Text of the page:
Dean M. Chriss
Pinelands, South Florida
(Click image to enlarge)
As we walked toward the edge of this Florida pineland I was struck by the huge number of thin and nearly branchless tree trunks. These trees have most of their branches and greenery only near the top. But distracting "stuff" such as small shrubs and some limbs kept a typical photograph from conveying the feeling of the scene in front of me. To distill and simplify this scene of vertical tree trunks surrounded by prairie I panned the camera and 600mm lens vertically to create the image shown here.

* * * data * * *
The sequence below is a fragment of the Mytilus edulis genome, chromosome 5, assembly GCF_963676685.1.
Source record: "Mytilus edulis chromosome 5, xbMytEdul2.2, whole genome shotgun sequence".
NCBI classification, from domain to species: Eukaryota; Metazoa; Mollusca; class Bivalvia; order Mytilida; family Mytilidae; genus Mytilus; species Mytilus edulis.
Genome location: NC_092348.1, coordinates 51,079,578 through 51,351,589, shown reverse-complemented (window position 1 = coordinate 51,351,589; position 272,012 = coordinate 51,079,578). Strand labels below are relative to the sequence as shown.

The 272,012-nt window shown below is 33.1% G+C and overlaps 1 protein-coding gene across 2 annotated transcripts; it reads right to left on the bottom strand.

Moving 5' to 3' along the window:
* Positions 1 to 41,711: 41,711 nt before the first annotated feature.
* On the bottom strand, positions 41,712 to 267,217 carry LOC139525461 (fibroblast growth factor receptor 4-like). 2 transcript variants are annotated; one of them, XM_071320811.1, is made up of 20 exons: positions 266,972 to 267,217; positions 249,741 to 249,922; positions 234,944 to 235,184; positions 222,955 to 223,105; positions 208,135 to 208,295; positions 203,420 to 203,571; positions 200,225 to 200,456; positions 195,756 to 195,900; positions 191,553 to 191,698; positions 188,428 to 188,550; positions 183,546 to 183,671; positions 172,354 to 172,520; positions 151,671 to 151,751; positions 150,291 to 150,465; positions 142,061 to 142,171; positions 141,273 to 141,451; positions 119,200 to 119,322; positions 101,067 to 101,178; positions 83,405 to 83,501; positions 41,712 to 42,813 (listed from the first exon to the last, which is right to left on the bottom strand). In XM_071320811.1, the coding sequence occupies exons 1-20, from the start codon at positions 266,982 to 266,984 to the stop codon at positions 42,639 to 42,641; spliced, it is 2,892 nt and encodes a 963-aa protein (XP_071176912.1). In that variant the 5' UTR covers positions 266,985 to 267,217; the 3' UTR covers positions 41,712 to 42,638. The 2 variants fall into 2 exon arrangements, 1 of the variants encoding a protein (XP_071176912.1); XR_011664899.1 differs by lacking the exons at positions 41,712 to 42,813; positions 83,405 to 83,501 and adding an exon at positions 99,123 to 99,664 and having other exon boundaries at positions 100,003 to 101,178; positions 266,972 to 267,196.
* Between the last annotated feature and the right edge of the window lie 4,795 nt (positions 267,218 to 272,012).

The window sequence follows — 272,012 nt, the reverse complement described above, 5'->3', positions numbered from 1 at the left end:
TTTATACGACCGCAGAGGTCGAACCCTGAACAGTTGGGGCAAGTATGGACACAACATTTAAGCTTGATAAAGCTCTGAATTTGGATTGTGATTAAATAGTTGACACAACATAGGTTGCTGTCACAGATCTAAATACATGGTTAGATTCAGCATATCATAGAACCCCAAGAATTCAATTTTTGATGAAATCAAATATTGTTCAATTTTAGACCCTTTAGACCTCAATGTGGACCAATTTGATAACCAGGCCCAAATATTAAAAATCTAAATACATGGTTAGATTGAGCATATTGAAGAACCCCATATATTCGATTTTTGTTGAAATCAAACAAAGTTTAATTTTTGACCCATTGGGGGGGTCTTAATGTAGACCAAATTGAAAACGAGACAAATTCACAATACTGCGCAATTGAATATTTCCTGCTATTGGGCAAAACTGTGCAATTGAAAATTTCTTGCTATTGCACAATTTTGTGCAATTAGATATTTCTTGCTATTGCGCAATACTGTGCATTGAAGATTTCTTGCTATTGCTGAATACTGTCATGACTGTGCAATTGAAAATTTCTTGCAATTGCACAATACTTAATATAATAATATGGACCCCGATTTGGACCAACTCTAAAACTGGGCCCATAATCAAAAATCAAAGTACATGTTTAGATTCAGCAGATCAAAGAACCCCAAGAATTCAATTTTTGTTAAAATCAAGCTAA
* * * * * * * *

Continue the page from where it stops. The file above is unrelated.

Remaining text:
Florida pinelands, or Everglades flatwoods as designated by the USDA Soil Conservation Service, occur on locally elevated areas of limestone bedrock bordered primarily by wet prairies and mangroves. The single canopy species in these pinelands is the south Florida variety of slash pine (Pinus elliottii var. densa), which is closely related to longleaf pine (Pinus palustris) and Caribbean pine (Pinus caribaea). The "wet prairie" in this image was dry, a result of a prolonged drought in Florida during the winter of 2008 - 2009.